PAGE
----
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Good News for Wolves in Washington
SEATTLE— In good news for wolves and wolf advocates alike, today Gov. Jay Inslee directed the Washington Fish and Wildlife Commission to draft new rules governing the killing of wolves involved in conflicts with livestock. This action reverses the commission’s denial of a petition filed by advocates in May that called for reform of the state Department of Fish and Wildlife’s lethal wolf-management policies.
“Demonstrating a commitment to environmental leadership, Gov. Inslee has put the Department on notice: It’s time for better rules, and public transparency, when it comes to Washington’s iconic wolves. The killing of the entire Wedge Pack this year was unacceptable; it has happened before and it should never happen again,” said Samantha Bruegger, Wildlife Coexistence Campaigner at WildEarth Guardians.
The new rules will address the use of science-backed non-lethal measures to avoid livestock-wolf conflicts. They will likely further examine chronic conflict areas where the state has killed wolves year after year.
The state has killed 34 wolves since 2012. Twenty-nine were killed for the same livestock owner in prime wolf habitat in the Colville National Forest. After the Fish and Wildlife Commission denied the wolf advocates’ petition in June, the groups appealed to the governor, who had 45 days to decide whether to deny the appeal or require the commission to create new wolf-management rules.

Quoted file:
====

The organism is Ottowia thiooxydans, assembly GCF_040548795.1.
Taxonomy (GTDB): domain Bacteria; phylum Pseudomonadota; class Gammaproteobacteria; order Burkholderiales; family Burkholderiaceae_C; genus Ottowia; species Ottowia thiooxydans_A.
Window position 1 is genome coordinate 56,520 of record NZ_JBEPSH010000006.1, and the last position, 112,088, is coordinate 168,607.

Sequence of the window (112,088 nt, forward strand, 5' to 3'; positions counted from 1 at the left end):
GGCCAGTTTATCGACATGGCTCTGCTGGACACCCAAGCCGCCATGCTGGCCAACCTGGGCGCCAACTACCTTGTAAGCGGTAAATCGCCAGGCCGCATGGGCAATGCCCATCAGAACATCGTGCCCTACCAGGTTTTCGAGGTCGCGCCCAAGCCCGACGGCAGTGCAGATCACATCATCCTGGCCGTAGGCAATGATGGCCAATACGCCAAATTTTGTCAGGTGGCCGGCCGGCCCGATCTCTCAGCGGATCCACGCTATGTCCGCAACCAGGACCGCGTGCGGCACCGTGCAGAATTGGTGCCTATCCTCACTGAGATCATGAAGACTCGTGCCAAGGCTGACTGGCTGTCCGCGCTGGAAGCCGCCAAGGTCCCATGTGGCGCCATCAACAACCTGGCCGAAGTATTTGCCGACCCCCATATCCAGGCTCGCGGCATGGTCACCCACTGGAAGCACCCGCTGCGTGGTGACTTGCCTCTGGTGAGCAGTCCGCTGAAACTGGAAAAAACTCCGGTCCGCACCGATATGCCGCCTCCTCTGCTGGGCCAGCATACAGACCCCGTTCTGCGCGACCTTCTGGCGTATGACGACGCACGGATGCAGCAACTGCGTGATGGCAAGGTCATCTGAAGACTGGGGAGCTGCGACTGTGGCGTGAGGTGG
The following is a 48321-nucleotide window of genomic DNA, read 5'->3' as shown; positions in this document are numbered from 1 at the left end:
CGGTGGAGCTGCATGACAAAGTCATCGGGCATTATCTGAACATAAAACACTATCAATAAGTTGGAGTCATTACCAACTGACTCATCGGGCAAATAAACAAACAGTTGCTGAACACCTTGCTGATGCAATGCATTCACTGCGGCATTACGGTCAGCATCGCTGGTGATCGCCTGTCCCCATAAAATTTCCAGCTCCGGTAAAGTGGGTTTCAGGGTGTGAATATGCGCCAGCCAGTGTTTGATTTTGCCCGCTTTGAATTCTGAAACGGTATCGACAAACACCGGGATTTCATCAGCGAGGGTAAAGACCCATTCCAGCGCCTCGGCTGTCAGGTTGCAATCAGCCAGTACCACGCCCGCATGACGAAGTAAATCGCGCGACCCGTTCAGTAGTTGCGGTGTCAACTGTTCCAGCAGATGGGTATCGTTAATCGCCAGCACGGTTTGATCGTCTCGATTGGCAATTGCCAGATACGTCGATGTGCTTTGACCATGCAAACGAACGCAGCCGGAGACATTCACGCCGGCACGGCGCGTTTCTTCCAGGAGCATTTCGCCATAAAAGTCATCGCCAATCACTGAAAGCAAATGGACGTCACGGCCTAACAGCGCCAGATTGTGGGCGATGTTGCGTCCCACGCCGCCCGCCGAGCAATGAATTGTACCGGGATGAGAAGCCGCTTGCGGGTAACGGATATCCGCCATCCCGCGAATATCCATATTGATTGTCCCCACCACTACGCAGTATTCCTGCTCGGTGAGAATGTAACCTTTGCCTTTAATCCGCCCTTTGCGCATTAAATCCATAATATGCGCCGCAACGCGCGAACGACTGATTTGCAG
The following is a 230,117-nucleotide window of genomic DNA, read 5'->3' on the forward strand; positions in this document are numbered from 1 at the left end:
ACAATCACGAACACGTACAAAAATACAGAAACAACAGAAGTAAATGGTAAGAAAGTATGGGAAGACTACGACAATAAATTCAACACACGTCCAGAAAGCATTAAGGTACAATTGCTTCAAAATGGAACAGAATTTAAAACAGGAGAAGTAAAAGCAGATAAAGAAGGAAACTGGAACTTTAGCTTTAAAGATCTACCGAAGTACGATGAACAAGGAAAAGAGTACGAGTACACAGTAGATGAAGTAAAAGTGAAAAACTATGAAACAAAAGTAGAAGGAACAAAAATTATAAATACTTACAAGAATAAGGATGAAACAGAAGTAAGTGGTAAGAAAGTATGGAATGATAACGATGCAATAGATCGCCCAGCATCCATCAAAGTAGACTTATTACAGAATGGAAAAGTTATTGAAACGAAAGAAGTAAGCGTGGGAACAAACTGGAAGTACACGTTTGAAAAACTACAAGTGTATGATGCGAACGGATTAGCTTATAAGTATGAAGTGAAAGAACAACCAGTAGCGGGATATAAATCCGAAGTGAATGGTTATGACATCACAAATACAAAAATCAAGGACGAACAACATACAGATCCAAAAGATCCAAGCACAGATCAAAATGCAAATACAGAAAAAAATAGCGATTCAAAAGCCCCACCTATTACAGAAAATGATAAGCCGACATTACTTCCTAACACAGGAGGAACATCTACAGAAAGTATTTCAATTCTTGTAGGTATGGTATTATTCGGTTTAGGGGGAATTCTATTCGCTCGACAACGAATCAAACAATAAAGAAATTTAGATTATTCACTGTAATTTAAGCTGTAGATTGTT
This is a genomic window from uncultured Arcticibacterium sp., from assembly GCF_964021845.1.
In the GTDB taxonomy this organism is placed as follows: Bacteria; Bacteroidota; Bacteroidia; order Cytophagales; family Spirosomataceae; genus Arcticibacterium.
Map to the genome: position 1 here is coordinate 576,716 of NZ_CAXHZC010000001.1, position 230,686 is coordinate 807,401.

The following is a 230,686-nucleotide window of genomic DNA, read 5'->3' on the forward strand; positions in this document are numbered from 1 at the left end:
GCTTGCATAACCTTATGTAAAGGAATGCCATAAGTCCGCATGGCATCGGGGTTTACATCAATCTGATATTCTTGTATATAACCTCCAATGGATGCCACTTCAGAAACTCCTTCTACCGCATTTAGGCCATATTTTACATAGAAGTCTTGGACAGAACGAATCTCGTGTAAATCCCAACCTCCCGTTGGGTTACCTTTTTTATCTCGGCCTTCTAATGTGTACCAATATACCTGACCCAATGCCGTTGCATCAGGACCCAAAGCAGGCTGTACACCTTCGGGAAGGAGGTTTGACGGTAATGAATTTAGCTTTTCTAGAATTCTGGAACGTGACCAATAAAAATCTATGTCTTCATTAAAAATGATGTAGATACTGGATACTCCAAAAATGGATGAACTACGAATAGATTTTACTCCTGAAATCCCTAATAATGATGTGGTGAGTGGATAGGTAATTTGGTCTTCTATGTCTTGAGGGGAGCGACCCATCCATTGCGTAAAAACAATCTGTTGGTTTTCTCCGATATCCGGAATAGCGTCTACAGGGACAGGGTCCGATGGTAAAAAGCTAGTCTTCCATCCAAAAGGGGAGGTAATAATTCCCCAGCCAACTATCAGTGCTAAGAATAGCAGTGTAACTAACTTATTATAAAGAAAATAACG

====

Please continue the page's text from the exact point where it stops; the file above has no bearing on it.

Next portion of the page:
Gov. Inslee’s decision requires the commission to start a formal rulemaking process, which includes giving notice to the public and creating an opportunity to comment on proposed rules. The timeline for this process will be available on the department’s website when the rulemaking is announced.
“The governor’s decision to approve this petition is a necessary step in cleaning up the mess the Department has made of wolf management,” said Jocelyn Leroux, Washington and Montana director for Western Watersheds Project. “This decision will give a voice to the majority of Washingtonians that do not want to see wolves needlessly slaughtered year after year at the charge of a few livestock producers.”
“This is a tremendous victory for Washington’s wolves and all of us who have been speaking out against the state’s relentless wolf-killing,” said Sophia Ressler, a Washington wildlife advocate at the Center for Biological Diversity. “We’re hopeful that the development of enforceable wolf-management rules will finally protect our recovering wolf population and make wildlife officials accountable to the public they serve.”